As has been shown in earlier chapters, many-body simulation techniques such as the variational and diffusion Quantum Monte Carlo (QMC) methods are capable of yielding highly accurate results for correlated systems. In chapter the technique of modelling large systems using a finite simulation cell subject to periodic boundary conditions was introduced. The use of a finite cell introduces ``finite size effects'' which are often very important, particularly for systems with long ranged interactions such as the Coulomb interaction. In this chapter a method is introduced for dealing with long ranged interactions in quantum many-body simulations which greatly reduces these finite size effects.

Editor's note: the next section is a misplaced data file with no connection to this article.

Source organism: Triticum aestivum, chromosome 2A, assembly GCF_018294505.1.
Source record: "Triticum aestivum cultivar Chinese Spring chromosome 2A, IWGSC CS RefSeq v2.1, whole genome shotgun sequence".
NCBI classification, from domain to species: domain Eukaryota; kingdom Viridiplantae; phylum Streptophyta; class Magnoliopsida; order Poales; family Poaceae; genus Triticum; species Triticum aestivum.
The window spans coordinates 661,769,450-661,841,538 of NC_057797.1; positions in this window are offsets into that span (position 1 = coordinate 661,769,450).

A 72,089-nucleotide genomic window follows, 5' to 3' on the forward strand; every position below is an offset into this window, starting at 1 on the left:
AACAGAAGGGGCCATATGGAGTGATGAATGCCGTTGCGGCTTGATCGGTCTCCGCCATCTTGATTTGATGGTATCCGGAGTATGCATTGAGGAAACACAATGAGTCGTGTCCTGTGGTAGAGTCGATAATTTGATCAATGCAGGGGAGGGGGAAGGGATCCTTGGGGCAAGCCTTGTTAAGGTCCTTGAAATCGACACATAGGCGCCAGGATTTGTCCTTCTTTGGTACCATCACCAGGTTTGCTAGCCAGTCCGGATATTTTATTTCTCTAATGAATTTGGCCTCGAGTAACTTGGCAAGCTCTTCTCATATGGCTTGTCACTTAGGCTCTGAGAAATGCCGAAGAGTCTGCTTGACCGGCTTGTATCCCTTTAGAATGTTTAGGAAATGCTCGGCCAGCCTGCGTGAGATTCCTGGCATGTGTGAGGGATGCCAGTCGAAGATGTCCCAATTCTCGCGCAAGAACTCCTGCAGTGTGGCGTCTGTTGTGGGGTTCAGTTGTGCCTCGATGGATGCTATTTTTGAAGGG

The finite size effects encountered in QMC calculations for electronic systems can be divided into two terms: (i) the independent particle finite size effect (IPFSE)[33, 50], and (ii) the Coulomb finite size effect (CFSE) [3, 46]. The IPFSE and CFSE are most easily defined with reference to results of local density approximation (LDA) calculations. The IPFSE is the difference between the LDA energies per atom in the finite and infinite systems and the CFSE is the remainder of the finite size error. Recently a method was introduced [33, 50] for reducing the IPFSE in insulating systems by using the ``special k-points'' method borrowed from bandstructure theory [70, 54]. This has already been described in detail in chapter , section . This method reduces the IPFSE by an order of magnitude in insulators and leaves the CFSE as the dominant finite size effect. The CFSE, which is the subject of this chapter, arises from the long range of the Coulomb interaction and is therefore of wide significance in many-body simulations.